Early Kawasaki ZX-9Rs weren’t good. The Kawasaki ZX-9R ‘B’ series from 1994 to 1997 was too heavy. Fingers were pointed at the rear swingarm and suspension too. It’s the least sporty of the bunch by some margin. Kawasaki ZX-9R ‘C’, E’ and ‘F’ suffix bikes are all much lighter but still stable and relaxed enough to make excellent road bikes. Brakes are effective unless neglected.
Always a strong point on Kawasakis even when chassis development fell behind the competition. The Kawasaki ZX-9R's engine is a classic with modest low rev torque, no major fireworks in the midrange but enough urge to keep the Kawasaki ZX-9R swift. But rev hard and very little will pull away. The Kawasaki ZX-9R has a pleasing growly nature too.
Reliability is good – Kawasaki ZX-9Rs will clock up huge mileages without letting owners down. But build quality can be patchy. Paint is so thin on the wheels even regular use of a lock can rub it off. Corrosion and stone chips are a common sight on Kawasaki ZX-9Rs. Shocks go off quickly and steering head bearings can wear fast.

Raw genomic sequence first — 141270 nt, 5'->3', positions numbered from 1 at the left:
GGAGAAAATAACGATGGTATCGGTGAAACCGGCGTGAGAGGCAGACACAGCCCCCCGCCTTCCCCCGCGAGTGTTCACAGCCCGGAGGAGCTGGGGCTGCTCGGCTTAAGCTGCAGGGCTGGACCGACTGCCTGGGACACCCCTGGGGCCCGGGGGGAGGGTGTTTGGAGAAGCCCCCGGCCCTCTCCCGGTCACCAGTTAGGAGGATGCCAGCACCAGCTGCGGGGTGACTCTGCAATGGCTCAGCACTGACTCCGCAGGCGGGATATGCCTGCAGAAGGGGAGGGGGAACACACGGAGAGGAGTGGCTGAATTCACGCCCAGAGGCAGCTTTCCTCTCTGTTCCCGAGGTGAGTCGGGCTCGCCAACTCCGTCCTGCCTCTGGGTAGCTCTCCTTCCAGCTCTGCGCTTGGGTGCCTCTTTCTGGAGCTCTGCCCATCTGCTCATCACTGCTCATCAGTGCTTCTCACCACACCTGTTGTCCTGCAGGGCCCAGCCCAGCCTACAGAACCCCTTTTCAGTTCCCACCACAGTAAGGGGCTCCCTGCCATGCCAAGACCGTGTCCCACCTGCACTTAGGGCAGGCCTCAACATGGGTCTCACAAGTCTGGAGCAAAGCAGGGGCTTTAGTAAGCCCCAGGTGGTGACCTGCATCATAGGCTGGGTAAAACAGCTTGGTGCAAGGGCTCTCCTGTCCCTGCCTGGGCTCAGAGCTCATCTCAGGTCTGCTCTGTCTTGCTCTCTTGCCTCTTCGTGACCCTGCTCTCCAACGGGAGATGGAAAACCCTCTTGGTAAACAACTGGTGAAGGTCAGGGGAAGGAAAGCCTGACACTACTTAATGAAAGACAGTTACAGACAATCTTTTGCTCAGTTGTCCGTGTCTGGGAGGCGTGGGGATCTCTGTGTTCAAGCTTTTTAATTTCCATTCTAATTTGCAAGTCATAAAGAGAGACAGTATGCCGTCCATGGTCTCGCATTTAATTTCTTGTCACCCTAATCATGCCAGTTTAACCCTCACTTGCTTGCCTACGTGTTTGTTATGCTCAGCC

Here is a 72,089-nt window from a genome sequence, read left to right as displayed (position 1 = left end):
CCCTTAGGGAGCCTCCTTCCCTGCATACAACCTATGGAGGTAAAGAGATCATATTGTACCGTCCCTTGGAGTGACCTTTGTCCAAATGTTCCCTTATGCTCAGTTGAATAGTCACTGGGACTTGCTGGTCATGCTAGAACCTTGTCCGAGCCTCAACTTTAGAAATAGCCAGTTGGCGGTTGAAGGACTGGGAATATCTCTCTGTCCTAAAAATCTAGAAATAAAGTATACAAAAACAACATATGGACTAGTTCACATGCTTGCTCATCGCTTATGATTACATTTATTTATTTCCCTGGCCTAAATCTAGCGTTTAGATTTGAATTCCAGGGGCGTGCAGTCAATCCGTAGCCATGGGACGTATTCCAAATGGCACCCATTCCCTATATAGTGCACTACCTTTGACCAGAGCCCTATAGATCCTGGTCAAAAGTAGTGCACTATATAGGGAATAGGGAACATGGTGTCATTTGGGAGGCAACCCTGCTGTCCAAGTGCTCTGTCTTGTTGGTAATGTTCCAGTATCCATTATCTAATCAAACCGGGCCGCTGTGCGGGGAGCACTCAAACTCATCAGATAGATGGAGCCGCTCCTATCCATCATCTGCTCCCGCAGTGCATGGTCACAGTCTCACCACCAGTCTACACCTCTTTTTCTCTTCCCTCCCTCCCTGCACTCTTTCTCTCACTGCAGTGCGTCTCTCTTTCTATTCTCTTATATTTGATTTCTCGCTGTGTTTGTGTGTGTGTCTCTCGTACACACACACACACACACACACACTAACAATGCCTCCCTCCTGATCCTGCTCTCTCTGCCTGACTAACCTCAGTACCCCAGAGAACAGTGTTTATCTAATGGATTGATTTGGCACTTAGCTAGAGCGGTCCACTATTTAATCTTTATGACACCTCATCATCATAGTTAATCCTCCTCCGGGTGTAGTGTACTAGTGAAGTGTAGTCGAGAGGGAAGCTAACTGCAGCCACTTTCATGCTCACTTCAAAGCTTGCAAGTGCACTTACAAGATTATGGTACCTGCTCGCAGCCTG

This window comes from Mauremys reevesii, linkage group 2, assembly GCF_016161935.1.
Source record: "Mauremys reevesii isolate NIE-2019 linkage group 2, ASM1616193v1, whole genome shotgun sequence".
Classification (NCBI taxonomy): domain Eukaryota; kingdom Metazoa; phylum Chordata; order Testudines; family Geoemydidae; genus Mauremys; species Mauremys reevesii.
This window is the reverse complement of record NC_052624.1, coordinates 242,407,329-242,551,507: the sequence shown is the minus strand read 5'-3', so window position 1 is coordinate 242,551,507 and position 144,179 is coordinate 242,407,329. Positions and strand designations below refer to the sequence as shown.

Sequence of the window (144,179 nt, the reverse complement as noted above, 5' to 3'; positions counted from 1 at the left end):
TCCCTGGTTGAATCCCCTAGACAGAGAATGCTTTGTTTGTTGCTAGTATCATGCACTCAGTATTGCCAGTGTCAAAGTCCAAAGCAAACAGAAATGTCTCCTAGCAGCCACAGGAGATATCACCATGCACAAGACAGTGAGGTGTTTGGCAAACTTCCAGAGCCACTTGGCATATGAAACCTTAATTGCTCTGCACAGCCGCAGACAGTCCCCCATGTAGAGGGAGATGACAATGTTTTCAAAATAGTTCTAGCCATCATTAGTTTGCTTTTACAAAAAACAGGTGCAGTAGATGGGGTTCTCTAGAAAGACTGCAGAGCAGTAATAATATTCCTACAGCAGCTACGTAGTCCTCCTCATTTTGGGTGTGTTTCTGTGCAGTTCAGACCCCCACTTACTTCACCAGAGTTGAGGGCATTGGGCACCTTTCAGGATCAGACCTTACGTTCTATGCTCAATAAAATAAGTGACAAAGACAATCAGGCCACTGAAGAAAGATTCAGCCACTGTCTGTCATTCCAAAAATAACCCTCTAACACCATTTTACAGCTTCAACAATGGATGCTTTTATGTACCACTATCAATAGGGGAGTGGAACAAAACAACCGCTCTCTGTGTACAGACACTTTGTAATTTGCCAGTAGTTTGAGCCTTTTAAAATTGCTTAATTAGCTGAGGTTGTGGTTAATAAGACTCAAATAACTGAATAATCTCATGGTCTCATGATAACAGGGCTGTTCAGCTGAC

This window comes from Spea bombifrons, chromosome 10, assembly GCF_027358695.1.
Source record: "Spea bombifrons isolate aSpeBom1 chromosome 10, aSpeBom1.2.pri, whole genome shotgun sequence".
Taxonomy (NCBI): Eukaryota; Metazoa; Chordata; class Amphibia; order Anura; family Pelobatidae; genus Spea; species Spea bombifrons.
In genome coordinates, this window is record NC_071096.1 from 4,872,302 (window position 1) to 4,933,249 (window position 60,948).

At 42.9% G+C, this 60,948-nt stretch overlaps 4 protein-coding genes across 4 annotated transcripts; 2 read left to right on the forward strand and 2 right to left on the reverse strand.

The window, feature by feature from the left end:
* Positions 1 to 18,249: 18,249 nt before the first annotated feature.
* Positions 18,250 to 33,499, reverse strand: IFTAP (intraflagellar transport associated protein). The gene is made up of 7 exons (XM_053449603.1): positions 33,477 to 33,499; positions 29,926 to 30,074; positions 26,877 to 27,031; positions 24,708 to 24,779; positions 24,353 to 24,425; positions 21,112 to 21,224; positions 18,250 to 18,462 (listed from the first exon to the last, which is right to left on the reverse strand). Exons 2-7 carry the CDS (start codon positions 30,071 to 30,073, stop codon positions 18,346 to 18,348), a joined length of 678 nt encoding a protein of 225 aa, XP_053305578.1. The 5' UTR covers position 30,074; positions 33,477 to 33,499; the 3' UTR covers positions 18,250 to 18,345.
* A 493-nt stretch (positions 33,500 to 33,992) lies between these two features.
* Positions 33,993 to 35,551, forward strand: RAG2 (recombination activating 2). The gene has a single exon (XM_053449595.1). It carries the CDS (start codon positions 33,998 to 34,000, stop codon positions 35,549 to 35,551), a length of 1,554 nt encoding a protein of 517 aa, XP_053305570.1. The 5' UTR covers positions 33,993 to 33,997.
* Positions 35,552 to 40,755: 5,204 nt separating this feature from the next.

The Kawasaki ZX-9R makes a good buy for two reasons. First, as it was always a close-but-no-cigar sportsbike, it’s seen as undesirable so can be cheap. Second, owners who do go for a Kawasaki ZX-9R are less likely to crash or thrash their bikes than those with GSX-Rs or R1s. Look for a bike with a Fenda Extenda and buy with a smug grin. Find a Kawasaki ZX-9R for sale.
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Depends on your perspective. The Kawasaki ZX-9R’s well equipped for a sports bike, quite poor for a sports tourer. The fuel tap is an antique idea with little to commend it but is useful when removing the Kawasaki ZX-9R's tank. Grease nipples on the Kawasaki ZX-9R's rear suspension are a simple, superb idea which few other machines have.